“Don’t judge a book by its cover.” That old adage isn’t really about books, I know. But at its simplest level, where it is about books, I don’t like it, because I do judge books by their cover. Every time I pick up an unknown book in the bookstore or click through to its listing on Amazon, I do it because the book’s cover caught my eye, because something about it piqued my interest enough that I wandered over to that shelf and picked up that book (and not the one next to it). From there, I can judge the book by its book reviews or blurb or even content, but if I don’t connect with the cover then I won’t make it as far as the table of contents.
The cover of Music from Our Lord’s Holy Heaven had that tractor-beam affect on me when I saw it at the library. I may have dropped another book rather abruptly in my compulsion to pick up this one, I don’t remember, but it seems likely. I have long admired Jerry Pinkney’s illustrations (and have already featured his book, Noah’s Ark, here on the blog), so that was part of the cover’s pull—once you’ve encountered his distinctive illustrations, it’s hard not to recognize them when they cross your path again—but I was also intrigued by the book’s byline:
“Gathered and Sung by Gloria Jean Pinkney * Art by Jerry Pinkney, Brian Pinkney, and Myles C. Pinkney * Prelude by Troy Pinkney-Ragsdale.” Clearly, there is more to this book than story and pictures, and the making of it was a family affair.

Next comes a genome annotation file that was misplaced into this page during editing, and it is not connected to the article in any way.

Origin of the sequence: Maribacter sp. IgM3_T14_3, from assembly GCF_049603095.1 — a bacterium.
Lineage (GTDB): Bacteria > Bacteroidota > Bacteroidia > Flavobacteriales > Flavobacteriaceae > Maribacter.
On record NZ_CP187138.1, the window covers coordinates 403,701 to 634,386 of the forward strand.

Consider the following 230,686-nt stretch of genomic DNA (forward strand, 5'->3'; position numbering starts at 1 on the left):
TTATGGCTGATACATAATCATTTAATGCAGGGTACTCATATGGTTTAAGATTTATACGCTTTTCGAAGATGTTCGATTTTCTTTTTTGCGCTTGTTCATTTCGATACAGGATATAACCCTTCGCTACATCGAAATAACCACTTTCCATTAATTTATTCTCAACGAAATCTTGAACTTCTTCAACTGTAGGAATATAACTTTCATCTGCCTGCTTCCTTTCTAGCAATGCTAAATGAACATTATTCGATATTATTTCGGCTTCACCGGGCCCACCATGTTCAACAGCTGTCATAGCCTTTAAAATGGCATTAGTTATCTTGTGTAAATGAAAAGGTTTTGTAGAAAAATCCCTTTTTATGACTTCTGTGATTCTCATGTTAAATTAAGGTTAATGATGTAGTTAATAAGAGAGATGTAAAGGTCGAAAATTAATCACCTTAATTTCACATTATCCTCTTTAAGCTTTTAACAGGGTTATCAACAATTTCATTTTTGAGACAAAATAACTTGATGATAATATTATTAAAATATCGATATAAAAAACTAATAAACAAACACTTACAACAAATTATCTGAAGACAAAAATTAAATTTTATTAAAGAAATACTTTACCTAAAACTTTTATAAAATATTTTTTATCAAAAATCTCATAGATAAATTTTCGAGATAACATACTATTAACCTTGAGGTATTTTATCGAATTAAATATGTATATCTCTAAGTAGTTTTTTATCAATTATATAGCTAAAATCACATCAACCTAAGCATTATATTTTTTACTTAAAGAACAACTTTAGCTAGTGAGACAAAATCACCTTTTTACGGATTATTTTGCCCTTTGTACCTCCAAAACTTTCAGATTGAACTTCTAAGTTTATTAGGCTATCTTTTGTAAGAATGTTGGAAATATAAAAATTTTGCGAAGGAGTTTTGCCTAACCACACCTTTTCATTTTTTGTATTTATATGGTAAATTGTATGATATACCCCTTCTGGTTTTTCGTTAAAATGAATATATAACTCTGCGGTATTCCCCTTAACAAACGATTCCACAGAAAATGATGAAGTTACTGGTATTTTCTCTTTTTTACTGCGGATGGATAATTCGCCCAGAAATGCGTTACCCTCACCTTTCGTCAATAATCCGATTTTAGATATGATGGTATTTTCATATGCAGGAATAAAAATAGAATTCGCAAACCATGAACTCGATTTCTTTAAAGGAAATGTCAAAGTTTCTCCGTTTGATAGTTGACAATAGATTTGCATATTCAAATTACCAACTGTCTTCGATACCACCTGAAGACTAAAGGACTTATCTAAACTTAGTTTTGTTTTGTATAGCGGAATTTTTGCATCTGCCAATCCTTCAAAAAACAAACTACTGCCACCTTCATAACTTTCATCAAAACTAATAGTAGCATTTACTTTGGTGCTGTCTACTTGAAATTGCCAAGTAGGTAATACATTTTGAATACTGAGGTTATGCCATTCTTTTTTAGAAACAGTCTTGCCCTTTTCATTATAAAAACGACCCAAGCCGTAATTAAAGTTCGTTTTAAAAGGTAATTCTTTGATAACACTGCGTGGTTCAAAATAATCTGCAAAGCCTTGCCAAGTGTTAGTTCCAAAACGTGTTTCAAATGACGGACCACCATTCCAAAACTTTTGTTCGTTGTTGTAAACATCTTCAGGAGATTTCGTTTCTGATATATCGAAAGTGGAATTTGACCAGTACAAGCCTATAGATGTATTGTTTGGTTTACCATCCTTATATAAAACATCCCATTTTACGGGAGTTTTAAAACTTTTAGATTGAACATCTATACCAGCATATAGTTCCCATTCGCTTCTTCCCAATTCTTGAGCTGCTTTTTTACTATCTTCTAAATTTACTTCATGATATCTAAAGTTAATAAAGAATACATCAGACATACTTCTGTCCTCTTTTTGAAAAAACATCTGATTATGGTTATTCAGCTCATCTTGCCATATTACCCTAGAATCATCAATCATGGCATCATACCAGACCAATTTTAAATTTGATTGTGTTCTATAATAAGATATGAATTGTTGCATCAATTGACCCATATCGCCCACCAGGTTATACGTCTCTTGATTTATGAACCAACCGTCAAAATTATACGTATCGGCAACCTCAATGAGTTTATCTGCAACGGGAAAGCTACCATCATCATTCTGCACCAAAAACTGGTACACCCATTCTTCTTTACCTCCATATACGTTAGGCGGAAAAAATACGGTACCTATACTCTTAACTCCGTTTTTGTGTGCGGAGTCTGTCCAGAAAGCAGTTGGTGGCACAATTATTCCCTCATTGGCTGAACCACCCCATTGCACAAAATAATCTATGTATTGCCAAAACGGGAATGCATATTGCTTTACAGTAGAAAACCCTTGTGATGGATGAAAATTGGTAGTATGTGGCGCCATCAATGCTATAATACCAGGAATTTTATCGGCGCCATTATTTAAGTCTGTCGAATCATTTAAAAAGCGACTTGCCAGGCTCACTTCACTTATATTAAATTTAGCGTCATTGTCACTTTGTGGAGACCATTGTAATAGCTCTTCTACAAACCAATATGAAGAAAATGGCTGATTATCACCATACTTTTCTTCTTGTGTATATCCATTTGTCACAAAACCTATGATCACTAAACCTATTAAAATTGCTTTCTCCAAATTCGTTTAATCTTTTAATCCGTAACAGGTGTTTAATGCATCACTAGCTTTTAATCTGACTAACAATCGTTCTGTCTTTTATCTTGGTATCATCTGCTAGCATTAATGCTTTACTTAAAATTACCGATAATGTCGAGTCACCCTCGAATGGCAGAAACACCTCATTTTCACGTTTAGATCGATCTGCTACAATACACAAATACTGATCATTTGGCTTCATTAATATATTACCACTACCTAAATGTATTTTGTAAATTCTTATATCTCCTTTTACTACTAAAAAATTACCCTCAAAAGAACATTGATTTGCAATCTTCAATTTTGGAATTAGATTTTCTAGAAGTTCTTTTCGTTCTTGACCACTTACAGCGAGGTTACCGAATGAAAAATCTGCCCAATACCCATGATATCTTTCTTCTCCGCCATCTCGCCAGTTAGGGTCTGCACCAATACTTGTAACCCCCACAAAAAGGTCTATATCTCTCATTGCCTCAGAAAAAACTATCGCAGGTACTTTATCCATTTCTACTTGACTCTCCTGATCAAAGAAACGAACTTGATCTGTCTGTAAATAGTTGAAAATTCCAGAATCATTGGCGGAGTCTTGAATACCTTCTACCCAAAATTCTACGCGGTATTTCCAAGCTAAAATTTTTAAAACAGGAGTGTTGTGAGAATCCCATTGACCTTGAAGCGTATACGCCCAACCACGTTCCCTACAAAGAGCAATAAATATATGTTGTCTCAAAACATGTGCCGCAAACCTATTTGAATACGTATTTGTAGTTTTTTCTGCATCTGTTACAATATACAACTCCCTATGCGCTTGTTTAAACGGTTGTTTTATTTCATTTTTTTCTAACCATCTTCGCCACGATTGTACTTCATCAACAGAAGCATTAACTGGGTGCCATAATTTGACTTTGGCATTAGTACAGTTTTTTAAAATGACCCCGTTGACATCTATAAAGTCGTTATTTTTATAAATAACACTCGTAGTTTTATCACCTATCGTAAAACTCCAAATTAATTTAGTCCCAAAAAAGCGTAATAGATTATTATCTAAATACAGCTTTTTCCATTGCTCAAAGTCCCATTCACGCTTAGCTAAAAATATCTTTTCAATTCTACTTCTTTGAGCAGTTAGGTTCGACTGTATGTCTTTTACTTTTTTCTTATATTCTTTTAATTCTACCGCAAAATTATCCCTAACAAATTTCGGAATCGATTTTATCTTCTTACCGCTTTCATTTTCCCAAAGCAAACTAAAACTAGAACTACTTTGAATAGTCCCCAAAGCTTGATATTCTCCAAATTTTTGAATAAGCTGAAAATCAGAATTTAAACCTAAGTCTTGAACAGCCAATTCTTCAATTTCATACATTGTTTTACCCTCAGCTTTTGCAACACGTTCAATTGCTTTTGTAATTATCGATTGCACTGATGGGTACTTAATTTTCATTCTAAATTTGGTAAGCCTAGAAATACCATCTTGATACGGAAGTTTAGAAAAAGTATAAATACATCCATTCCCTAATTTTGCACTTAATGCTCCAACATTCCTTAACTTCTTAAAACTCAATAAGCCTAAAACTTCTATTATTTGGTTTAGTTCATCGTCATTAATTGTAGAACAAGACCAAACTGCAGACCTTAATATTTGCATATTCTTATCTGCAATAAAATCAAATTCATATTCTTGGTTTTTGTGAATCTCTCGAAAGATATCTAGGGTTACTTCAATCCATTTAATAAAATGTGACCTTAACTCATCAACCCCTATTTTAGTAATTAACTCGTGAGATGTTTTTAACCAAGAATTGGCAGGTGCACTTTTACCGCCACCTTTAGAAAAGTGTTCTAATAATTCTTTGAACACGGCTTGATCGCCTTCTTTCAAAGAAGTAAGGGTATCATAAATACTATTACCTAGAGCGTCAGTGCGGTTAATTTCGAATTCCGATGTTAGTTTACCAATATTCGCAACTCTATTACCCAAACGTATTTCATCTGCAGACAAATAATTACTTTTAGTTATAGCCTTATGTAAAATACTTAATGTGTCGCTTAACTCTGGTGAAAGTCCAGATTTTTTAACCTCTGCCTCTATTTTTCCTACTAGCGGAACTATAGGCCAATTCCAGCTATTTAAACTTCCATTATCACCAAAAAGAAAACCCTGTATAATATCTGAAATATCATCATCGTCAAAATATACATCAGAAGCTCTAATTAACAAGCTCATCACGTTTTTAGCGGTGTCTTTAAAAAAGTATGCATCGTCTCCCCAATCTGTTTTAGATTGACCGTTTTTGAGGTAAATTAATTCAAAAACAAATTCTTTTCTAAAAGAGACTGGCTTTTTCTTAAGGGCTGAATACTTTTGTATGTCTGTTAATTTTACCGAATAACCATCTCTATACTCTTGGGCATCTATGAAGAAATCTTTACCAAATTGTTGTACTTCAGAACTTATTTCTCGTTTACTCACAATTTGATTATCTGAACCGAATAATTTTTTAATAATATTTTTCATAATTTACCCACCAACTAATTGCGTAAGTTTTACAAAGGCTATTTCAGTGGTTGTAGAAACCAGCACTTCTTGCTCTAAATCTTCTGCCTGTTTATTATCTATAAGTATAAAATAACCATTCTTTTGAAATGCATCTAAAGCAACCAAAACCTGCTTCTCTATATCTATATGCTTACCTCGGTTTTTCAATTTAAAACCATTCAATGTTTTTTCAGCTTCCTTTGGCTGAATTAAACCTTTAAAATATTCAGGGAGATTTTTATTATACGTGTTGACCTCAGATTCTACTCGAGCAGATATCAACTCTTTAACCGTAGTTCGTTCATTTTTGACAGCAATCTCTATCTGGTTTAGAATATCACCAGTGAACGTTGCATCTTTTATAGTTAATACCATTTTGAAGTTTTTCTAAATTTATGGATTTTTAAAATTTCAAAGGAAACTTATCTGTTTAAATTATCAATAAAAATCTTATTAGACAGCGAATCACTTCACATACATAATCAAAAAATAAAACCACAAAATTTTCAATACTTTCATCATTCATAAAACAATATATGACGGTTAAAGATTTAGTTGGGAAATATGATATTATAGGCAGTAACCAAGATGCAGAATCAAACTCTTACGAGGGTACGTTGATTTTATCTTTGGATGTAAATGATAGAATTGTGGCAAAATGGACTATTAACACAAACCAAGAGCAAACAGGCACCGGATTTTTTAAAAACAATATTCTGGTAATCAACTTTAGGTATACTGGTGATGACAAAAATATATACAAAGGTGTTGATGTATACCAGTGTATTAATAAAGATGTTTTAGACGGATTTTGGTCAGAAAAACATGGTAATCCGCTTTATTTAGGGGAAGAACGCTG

I brought the book home, we loved it, and I later purchased a copy of our own. Music from Our Lord’s Holy Heaven is a richly illustrated collection of African-American spirituals, presented alongside photographs of families worshiping together and verses that relate to each song.
The book comes with a CD of Gloria Jean Pinkney singing the songs, simply and in a rich alto, so the girls love listening to the songs in car while taking turns holding the book. We recognized many of the songs as hymns sung in our own church, but there were plenty of new songs to learn and the girls jumped into them with gusto, singing “Joshua Fit the Battle of Jericho” with hearty enthusiasm, while marching around the kitchen (or walking down the block, or sitting on the couch . . . ).
For all that, though, what I like best about Music from Our Lord’s Holy Heaven is the fact that it gives a clear picture of how one family uses music and art to worship the Lord together. From their involvement in the making of the book to the closing essay by Gloria Jean Pinkney about her own history with music, how she grew up with it and shared it with her children, the book is a testament to the idea that worship is something a family does together—music is a way that we can come alongside each other and rejoice in the Lord through housework or hardship. It is a way that we can rejoice in the Lord on on a daily basis—not just on Sundays—and it is a way that we celebrate holidays like this one, raising our voices together to sing his praise.
Music from Our Lord’s Holy Heaven
Gloria Jean Pinkney, Jerry Pinkney, Brian Pinkney, Myles C. Pinkney, Troy Pinkney-Ragsdale (2005)
In honor of Good Friday (and because I can’t get enough of making little playlists for you), I put together a short playlist of some of our favorite Good Friday and Easter songs. The first three are songs that we sing together as a family and church body on Good Friday; the last is the one that I blast through the house every Easter morning. Enjoy!